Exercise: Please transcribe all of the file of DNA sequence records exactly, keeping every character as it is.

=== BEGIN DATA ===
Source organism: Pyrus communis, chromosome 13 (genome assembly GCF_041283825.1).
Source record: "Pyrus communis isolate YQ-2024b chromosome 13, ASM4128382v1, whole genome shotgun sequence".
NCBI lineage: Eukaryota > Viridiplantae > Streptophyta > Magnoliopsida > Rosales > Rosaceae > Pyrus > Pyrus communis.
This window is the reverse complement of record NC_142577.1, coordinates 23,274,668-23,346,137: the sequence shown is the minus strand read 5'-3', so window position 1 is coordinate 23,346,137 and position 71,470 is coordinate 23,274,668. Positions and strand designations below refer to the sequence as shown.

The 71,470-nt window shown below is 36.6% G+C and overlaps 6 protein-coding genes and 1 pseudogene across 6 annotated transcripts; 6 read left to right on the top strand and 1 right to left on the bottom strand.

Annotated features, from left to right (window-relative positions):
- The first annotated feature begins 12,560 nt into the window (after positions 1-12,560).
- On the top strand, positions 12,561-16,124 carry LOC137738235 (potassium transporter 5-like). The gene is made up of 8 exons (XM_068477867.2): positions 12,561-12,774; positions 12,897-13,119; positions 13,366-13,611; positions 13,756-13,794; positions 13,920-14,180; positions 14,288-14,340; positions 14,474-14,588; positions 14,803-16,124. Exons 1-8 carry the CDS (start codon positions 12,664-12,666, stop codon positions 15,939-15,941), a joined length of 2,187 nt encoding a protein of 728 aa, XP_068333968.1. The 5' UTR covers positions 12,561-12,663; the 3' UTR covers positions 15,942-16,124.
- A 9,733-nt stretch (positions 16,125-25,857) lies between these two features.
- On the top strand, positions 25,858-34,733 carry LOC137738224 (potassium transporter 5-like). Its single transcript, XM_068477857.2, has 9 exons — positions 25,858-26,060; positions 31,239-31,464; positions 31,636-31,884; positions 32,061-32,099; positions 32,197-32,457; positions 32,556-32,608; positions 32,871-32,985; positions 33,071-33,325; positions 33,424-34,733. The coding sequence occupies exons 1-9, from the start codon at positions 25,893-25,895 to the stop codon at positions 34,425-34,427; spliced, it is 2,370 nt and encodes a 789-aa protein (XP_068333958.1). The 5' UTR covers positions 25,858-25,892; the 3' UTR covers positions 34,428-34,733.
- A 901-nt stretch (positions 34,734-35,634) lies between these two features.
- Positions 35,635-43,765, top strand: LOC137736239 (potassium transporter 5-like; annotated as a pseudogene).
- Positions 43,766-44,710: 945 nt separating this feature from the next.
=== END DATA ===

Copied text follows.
Source organism: Pyrus communis, chromosome 13 (genome assembly GCF_041283825.1).
Source record: "Pyrus communis isolate YQ-2024b chromosome 13, ASM4128382v1, whole genome shotgun sequence".
NCBI lineage: Eukaryota > Viridiplantae > Streptophyta > Magnoliopsida > Rosales > Rosaceae > Pyrus > Pyrus communis.
This window is the reverse complement of record NC_142577.1, coordinates 23,274,668-23,346,137: the sequence shown is the minus strand read 5'-3', so window position 1 is coordinate 23,346,137 and position 71,470 is coordinate 23,274,668. Positions and strand designations below refer to the sequence as shown.

The 71,470-nt window shown below is 36.6% G+C and overlaps 6 protein-coding genes and 1 pseudogene across 6 annotated transcripts; 6 read left to right on the top strand and 1 right to left on the bottom strand.

Annotated features, from left to right (window-relative positions):
- The first annotated feature begins 12,560 nt into the window (after positions 1-12,560).
- On the top strand, positions 12,561-16,124 carry LOC137738235 (potassium transporter 5-like). The gene is made up of 8 exons (XM_068477867.2): positions 12,561-12,774; positions 12,897-13,119; positions 13,366-13,611; positions 13,756-13,794; positions 13,920-14,180; positions 14,288-14,340; positions 14,474-14,588; positions 14,803-16,124. Exons 1-8 carry the CDS (start codon positions 12,664-12,666, stop codon positions 15,939-15,941), a joined length of 2,187 nt encoding a protein of 728 aa, XP_068333968.1. The 5' UTR covers positions 12,561-12,663; the 3' UTR covers positions 15,942-16,124.
- A 9,733-nt stretch (positions 16,125-25,857) lies between these two features.
- On the top strand, positions 25,858-34,733 carry LOC137738224 (potassium transporter 5-like). Its single transcript, XM_068477857.2, has 9 exons — positions 25,858-26,060; positions 31,239-31,464; positions 31,636-31,884; positions 32,061-32,099; positions 32,197-32,457; positions 32,556-32,608; positions 32,871-32,985; positions 33,071-33,325; positions 33,424-34,733. The coding sequence occupies exons 1-9, from the start codon at positions 25,893-25,895 to the stop codon at positions 34,425-34,427; spliced, it is 2,370 nt and encodes a 789-aa protein (XP_068333958.1). The 5' UTR covers positions 25,858-25,892; the 3' UTR covers positions 34,428-34,733.
- A 901-nt stretch (positions 34,734-35,634) lies between these two features.
- Positions 35,635-43,765, top strand: LOC137736239 (potassium transporter 5-like; annotated as a pseudogene).
- Positions 43,766-44,710: 945 nt separating this feature from the next.